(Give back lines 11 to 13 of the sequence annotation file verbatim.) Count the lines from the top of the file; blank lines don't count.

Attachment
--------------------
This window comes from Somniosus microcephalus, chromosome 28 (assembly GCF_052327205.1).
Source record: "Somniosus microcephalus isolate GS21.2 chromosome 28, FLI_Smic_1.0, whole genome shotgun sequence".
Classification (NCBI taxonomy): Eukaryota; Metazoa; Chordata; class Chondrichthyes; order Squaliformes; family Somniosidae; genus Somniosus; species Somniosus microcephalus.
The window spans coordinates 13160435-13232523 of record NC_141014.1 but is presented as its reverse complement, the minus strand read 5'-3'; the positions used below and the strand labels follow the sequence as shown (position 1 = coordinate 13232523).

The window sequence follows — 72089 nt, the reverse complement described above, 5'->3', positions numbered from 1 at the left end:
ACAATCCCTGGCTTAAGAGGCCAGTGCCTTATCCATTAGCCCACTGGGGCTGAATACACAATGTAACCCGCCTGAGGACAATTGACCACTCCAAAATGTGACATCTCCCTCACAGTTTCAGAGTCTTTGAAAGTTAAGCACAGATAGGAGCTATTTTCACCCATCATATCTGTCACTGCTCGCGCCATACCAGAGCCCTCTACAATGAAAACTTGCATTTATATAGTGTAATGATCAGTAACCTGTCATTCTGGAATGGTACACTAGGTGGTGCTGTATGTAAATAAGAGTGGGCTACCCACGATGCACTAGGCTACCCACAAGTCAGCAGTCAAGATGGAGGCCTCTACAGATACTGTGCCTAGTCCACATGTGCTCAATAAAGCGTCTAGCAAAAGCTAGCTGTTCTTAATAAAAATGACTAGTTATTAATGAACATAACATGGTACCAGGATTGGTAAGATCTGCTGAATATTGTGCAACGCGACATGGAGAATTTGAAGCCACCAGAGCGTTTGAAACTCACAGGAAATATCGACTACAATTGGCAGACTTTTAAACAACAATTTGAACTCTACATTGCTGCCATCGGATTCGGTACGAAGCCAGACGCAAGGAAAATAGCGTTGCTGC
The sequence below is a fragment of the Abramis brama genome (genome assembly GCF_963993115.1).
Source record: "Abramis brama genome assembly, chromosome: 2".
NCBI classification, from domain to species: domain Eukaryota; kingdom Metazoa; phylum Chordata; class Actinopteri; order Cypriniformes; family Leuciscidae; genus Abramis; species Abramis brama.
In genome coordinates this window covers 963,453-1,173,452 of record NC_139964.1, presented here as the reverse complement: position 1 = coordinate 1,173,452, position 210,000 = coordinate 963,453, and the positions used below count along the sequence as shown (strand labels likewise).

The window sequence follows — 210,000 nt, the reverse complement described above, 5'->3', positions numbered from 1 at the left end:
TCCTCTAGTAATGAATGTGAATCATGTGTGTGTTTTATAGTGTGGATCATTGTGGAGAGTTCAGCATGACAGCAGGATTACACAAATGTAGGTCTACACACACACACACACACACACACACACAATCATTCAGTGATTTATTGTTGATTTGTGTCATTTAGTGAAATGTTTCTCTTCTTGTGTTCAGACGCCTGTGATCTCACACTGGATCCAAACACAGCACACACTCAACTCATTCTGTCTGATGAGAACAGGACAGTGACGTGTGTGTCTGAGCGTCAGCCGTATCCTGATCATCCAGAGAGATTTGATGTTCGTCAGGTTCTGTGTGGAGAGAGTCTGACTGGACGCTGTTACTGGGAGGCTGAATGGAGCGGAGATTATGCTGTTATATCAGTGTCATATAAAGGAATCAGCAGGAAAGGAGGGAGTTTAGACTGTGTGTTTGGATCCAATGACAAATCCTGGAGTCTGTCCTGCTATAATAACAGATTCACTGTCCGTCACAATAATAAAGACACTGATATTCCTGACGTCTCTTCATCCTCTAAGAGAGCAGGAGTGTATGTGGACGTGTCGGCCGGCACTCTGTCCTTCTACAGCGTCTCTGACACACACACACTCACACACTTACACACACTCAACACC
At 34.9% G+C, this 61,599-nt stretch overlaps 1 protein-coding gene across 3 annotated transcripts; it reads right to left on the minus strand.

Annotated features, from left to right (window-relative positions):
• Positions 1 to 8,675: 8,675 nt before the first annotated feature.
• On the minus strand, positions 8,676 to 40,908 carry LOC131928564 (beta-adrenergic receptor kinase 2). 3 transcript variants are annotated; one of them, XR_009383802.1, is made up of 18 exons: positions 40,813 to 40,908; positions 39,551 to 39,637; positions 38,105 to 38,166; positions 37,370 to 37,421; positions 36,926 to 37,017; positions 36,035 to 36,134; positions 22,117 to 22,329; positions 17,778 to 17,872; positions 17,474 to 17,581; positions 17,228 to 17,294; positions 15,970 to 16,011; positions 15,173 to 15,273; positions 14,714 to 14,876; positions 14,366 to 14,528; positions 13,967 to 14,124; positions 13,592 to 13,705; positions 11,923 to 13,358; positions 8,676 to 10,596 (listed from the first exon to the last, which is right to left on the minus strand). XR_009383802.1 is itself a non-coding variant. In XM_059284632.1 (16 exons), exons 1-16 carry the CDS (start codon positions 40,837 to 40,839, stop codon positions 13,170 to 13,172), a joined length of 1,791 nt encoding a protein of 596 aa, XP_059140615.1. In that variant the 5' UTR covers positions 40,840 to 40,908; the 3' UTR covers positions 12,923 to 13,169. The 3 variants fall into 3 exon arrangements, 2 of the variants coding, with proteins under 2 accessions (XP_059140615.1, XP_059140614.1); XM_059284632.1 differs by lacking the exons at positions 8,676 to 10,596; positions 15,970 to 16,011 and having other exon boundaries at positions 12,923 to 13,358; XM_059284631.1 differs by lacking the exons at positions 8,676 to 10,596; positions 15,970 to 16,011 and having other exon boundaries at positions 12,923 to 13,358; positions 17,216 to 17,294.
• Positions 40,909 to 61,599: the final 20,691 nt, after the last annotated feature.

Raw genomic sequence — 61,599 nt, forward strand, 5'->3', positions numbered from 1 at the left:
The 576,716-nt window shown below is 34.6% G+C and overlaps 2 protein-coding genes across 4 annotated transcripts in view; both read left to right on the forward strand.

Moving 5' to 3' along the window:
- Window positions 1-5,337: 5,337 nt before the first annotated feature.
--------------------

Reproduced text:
The window sequence follows — 210,000 nt, the reverse complement described above, 5'->3', positions numbered from 1 at the left end:
TCCTCTAGTAATGAATGTGAATCATGTGTGTGTTTTATAGTGTGGATCATTGTGGAGAGTTCAGCATGACAGCAGGATTACACAAATGTAGGTCTACACACACACACACACACACACACACACAATCATTCAGTGATTTATTGTTGATTTGTGTCATTTAGTGAAATGTTTCTCTTCTTGTGTTCAGACGCCTGTGATCTCACACTGGATCCAAACACAGCACACACTCAACTCATTCTGTCTGATGAGAACAGGACAGTGACGTGTGTGTCTGAGCGTCAGCCGTATCCTGATCATCCAGAGAGATTTGATGTTCGTCAGGTTCTGTGTGGAGAGAGTCTGACTGGACGCTGTTACTGGGAGGCTGAATGGAGCGGAGATTATGCTGTTATATCAGTGTCATATAAAGGAATCAGCAGGAAAGGAGGGAGTTTAGACTGTGTGTTTGGATCCAATGACAAATCCTGGAGTCTGTCCTGCTATAATAACAGATTCACTGTCCGTCACAATAATAAAGACACTGATATTCCTGACGTCTCTTCATCCTCTAAGAGAGCAGGAGTGTATGTGGACGTGTCGGCCGGCACTCTGTCCTTCTACAGCGTCTCTGACACACACACACTCACACACTTACACACACTCAACACC
At 34.9% G+C, this 61,599-nt stretch overlaps 1 protein-coding gene across 3 annotated transcripts; it reads right to left on the minus strand.